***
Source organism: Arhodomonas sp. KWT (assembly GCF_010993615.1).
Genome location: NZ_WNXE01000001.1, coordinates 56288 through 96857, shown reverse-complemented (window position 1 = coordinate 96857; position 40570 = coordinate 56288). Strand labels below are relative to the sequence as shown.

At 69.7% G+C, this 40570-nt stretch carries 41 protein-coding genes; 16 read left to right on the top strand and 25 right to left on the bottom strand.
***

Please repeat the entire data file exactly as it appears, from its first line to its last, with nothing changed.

Source organism: Arhodomonas sp. KWT (assembly GCF_010993615.1).
Genome location: NZ_WNXE01000001.1, coordinates 56288 through 96857, shown reverse-complemented (window position 1 = coordinate 96857; position 40570 = coordinate 56288). Strand labels below are relative to the sequence as shown.

At 69.7% G+C, this 40570-nt stretch carries 41 protein-coding genes; 16 read left to right on the top strand and 25 right to left on the bottom strand.